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Port of Rotterdam to explore possibilities of green hydrogen export from Iceland

Port of Rotterdam to explore possibilities of green hydrogen export from Iceland
Ljósafoss Hydropower Station

The Port of Rotterdam has signed a Memorandum of Understanding (MoU) with Landsvirkjun, the national power company of Iceland, to perform a pre-feasibility study of exporting green hydrogen from Iceland to Rotterdam.

The parties have also agreed to the exchange of knowledge with the aim of exploring new opportunities of cooperation related to hydrogen.

As Europe’s largest port and energy hub, the Port of Rotterdam has developed an ambitious hydrogen masterplan with which it aims to become the major import hub for hydrogen to supply Europe’s changing energy consumers.

Allard Castelein, CEO of Port of Rotterdam Authority, said: “Northwest Europe will need to import large volumes of hydrogen to become CO2 neutral. We expect hydrogen to take on the position oil has today, as an energy carrier as well as feedstock for the industry.

“We are therefore exploring the possibilities to import hydrogen from countries that have the potential to produce large volumes of green hydrogen at a competitive price, like Iceland.”

Landsvirkjun has announced a feasibility study of developing a hydrogen production facility at Ljósifoss Hydropower Station, which sits about 70 km outside of Reykjavik.

The production will be carbon-free through the currently too uncommon method of electrolysis of water with renewable power, with most of the world’s hydrogen supply produced from natural gas with its respective carbon footprint.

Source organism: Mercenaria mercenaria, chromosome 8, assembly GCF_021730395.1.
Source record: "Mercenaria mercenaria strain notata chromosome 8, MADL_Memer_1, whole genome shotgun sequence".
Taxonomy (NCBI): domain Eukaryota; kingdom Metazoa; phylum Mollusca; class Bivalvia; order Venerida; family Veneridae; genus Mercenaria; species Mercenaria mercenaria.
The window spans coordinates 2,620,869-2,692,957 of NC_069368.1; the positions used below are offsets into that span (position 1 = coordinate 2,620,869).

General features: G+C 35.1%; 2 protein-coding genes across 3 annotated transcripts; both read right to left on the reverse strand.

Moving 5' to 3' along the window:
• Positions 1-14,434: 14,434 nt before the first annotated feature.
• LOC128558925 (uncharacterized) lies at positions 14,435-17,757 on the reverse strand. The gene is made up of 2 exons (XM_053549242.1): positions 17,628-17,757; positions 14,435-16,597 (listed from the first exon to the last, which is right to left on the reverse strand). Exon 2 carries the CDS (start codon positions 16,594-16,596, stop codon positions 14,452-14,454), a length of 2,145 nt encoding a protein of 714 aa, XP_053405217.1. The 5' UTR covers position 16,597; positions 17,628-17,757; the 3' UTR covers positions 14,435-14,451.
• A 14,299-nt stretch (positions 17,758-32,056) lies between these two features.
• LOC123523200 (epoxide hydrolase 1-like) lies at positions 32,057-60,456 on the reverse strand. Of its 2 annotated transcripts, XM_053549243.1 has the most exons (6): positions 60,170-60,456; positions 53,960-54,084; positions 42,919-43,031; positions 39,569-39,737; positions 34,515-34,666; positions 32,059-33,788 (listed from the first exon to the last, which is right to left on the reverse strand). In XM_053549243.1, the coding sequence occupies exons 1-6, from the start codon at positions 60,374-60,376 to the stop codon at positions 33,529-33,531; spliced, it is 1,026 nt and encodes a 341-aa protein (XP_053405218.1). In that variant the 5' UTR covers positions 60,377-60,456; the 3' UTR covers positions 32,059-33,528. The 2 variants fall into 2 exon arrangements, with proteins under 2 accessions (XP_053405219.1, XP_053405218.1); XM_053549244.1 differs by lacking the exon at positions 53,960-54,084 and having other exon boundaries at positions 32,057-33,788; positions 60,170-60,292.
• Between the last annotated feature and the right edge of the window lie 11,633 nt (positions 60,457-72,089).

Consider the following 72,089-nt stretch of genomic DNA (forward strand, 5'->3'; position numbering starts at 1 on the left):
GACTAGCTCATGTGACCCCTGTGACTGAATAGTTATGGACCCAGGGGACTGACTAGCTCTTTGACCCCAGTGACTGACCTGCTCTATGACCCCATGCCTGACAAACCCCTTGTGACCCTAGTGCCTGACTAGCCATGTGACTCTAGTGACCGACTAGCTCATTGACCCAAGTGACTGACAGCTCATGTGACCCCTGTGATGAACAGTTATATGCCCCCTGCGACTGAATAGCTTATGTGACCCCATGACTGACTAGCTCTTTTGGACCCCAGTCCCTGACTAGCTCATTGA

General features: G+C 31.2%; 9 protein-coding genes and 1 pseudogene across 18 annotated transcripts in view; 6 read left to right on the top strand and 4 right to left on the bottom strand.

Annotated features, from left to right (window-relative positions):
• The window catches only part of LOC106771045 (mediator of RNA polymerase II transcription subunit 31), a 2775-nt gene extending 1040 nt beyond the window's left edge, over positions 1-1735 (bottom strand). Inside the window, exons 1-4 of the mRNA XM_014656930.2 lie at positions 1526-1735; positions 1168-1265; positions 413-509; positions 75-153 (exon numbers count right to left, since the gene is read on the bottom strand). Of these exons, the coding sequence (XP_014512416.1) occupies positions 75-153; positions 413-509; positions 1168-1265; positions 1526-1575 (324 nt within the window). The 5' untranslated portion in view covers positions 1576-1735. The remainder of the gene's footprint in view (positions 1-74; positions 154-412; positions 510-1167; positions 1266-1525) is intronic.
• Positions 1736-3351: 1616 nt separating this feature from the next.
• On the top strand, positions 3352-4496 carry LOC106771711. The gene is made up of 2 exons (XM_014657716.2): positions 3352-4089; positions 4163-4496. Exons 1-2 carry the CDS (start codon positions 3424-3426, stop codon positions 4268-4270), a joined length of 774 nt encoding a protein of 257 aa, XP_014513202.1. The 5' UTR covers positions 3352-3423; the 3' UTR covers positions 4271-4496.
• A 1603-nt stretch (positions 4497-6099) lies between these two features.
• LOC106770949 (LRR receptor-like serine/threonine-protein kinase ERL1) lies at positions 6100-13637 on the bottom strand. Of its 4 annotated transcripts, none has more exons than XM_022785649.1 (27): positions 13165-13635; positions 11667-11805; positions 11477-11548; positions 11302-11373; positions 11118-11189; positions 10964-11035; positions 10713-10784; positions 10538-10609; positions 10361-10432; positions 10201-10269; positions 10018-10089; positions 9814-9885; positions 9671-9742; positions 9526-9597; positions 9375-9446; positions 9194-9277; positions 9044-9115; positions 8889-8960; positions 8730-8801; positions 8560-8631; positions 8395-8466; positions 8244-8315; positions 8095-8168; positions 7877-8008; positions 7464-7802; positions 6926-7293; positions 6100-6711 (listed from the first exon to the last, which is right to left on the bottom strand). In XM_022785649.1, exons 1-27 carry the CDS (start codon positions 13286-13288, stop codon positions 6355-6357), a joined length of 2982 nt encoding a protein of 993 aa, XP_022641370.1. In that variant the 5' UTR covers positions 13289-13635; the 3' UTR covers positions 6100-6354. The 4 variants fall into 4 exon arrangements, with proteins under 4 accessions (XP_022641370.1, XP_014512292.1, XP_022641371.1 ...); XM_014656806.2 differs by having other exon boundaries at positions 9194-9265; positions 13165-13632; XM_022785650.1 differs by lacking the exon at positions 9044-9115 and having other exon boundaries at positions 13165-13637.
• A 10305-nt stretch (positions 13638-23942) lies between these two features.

Hordur Arnarson, CEO of Landsvirkjun, said: “Hydrogen is without a doubt one of the energy carriers of the future, and a very exciting option as a means to combat climate change.

“Using hydrogen as a carrier, we can export our Icelandic green renewable energy to the European mainland, thereby increasing out contribution to the joint efforts necessary to facilitate a world-wide energy transition.”

In 2015, participating states at the United Nations Climate Change Conference in Paris agreed to pursue efforts to limit global warming to 1.5°C compared to pre-industrial levels.

A major world-wide energy transition is necessary in order to achieve this, replacing fossil fuels with renewable carbon-free energy sources, and hydrogen is a major component in the EU’s plan.

Aranarson added: “The European market for green hydrogen will no doubt grow considerably in the coming years and this MoU will enable us to monitor and take part in that development right from the get-go.”

As long as the electricity used to power it is renewable, hydrogen is a carbon-free energy carrier and, in addition to being a suitable transport fuel, it can be used for electricity production and heating.

It is also a vital component in a number of industrial processes which, coupled with a reduction in production costs, has garnered interest for hydrogen globally.